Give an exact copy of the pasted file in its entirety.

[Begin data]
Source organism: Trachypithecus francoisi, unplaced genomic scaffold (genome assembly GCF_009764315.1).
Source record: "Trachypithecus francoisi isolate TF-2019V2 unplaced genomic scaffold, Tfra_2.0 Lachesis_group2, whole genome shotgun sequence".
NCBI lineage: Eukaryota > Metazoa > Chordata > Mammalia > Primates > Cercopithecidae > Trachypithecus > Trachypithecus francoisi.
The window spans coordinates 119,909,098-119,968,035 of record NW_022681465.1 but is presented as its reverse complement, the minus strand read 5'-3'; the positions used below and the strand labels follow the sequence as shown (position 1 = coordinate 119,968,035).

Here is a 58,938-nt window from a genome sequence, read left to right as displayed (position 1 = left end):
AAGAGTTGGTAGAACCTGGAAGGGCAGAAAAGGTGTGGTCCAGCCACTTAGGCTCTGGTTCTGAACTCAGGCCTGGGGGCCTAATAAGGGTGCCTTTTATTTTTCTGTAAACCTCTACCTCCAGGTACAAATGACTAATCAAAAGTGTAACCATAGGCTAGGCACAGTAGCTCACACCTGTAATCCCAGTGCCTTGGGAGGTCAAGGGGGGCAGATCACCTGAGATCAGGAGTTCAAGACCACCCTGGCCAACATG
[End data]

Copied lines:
Source organism: Trachypithecus francoisi, unplaced genomic scaffold (genome assembly GCF_009764315.1).
Source record: "Trachypithecus francoisi isolate TF-2019V2 unplaced genomic scaffold, Tfra_2.0 Lachesis_group2, whole genome shotgun sequence".
NCBI lineage: Eukaryota > Metazoa > Chordata > Mammalia > Primates > Cercopithecidae > Trachypithecus > Trachypithecus francoisi.
The window spans coordinates 119,909,098-119,968,035 of record NW_022681465.1 but is presented as its reverse complement, the minus strand read 5'-3'; the positions used below and the strand labels follow the sequence as shown (position 1 = coordinate 119,968,035).

Here is a 58,938-nt window from a genome sequence, read left to right as displayed (position 1 = left end):
AAGAGTTGGTAGAACCTGGAAGGGCAGAAAAGGTGTGGTCCAGCCACTTAGGCTCTGGTTCTGAACTCAGGCCTGGGGGCCTAATAAGGGTGCCTTTTATTTTTCTGTAAACCTCTACCTCCAGGTACAAATGACTAATCAAAAGTGTAACCATAGGCTAGGCACAGTAGCTCACACCTGTAATCCCAGTGCCTTGGGAGGTCAAGGGGGGCAGATCACCTGAGATCAGGAGTTCAAGACCACCCTGGCCAACATG